I’d take the rights’ charge that the Press goes too soft on Islam more seriously if they produced something beyond “Look someone did something wrong and he was Muslim!”

  15. Mark says:

    I haven’t read Mises but himself and read the FA Hayek book mentioned some years ago. But … that’s not the point. The point is, I’m not the one advocating a huge leap. As is oft quoted in other context, “extraordinary claims require extraordinary evidence”. The immediate emergency borrowing of $1+ trillion dollars, which dwarfs any borrowing done before, is claimed necessary to fix this problem. That’s an extraordinary reaction. I’m suggesting that extraordinary proof is required to back that up. That you should be able to demonstrate clearly and unequivocally that this is needed and why and what it will do. That has not been done. Most of the argumentation for the stimulus has been of the “your a moron” sort or accusing those who don’t support the stimulus of arguing in bad faith.

    Really in part the problem is not about what I believe. There has been no serious or realistic engagement to address concerns other than default acceptance of the Keynesian or neo-Keynesian economic model. There are alternatives, and these have not been basically ignored. Nobody seems to have an interest in meeting those arguments head on. As I wrote earlier there are non-economic reasons why Keynesian economic policies are popular in government. I think these are operative here.

    What is really odd is that you are not willing to admit that calling those who disagree with you insane or a moron is not an ad hominem. That’s just weird. I mean the claim that is basically the textbook definition of an ad hominem attack. Why the heck are you defending it as not being the case?

  16. Boonton says:

    That has not been done. Most of the argumentation for the stimulus has been of the “your a moron” sort or accusing those who don’t support the stimulus of arguing in bad faith.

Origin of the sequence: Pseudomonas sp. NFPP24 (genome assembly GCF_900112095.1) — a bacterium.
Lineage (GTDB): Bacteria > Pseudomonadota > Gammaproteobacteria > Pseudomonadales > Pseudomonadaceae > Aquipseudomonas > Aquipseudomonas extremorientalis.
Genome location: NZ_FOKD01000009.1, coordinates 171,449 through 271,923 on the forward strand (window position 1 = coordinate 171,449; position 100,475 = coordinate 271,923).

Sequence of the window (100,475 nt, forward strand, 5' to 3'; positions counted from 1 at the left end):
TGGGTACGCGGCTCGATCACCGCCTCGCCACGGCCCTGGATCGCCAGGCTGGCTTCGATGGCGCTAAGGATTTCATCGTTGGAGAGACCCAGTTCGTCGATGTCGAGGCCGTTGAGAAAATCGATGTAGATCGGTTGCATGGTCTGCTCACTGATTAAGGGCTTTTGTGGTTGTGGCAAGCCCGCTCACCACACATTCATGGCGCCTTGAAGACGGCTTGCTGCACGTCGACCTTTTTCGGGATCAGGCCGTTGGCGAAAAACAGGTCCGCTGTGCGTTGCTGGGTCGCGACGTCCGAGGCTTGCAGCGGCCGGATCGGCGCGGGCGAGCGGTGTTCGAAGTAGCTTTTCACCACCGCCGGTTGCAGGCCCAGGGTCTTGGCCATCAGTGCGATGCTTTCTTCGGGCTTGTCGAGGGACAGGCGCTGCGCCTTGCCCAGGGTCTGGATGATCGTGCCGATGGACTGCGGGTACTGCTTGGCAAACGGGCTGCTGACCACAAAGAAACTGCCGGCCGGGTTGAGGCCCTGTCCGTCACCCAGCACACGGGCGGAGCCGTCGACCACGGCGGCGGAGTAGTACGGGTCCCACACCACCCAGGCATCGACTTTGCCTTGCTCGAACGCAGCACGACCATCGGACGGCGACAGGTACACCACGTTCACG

Has it really? Well I learn something new every day.

    What is really odd is that you are not willing to admit that calling those who disagree with you insane or a moron is not an ad hominem

    Ad hominem does not mean hurting someone’s feelings. It also doesn’t mean that any argument with name calling is automatcally invalid. Ad hominem means basing an argument on name calling. “Only a moron would favor cutting spending in a recession” is not an ad hominem argument. It is basically saying “cutting spending in a recession will produce bad results (i.e. results only a moron would would like)”. Now an ad hominem would be “Mark’s a moron so what he says has to be wrong”. Subtle but real difference.

  17. Mark says:

    And the argument offered against monetarism in the quoted piece is absent, except for the name calling. Hence the term usage ad hominem is appropriate.

  18. Mark says:

    Oh, and if you have arguments for the stimulus pitching that argument to meet concerns and arguments of other economic schools, please provide them. I’d be interested.

  19. Boonton says:

    Actually the argument isn’t missing, it’s implied. It is of the form monetarism creates bad outcomes. You can say the argument is incomplete. It doesn’t tell us what the outcomes are, why they are bad and why monetarism produces them.

    Ad hominem, though, is a fallacy of reasoning. “Monetarism is wrong because it’s supporters are morons”. It may very well have morons supporting it but that doesn’t cause the theory itself to be wrong. Morons may believe in gravity, that doesn’t make gravity unreal.

  20. Boonton says:

    Oh, and if you have arguments for the stimulus pitching that argument to meet concerns and arguments of other economic schools, please provide them.

    I’m still trying to figure out how you’ve come to the conclusion *most* of the arguments for the stimulus package consist of calling people who oppose it morons. Have you surveyed the Senate and House debate? Have you reviewed Krugman’s columns and blog posts? How about Brad De Long and other economists in favor?

    It seems to me you plucked out a single blog post that calls some people morons and have used that to justify your absurd blanket accusation.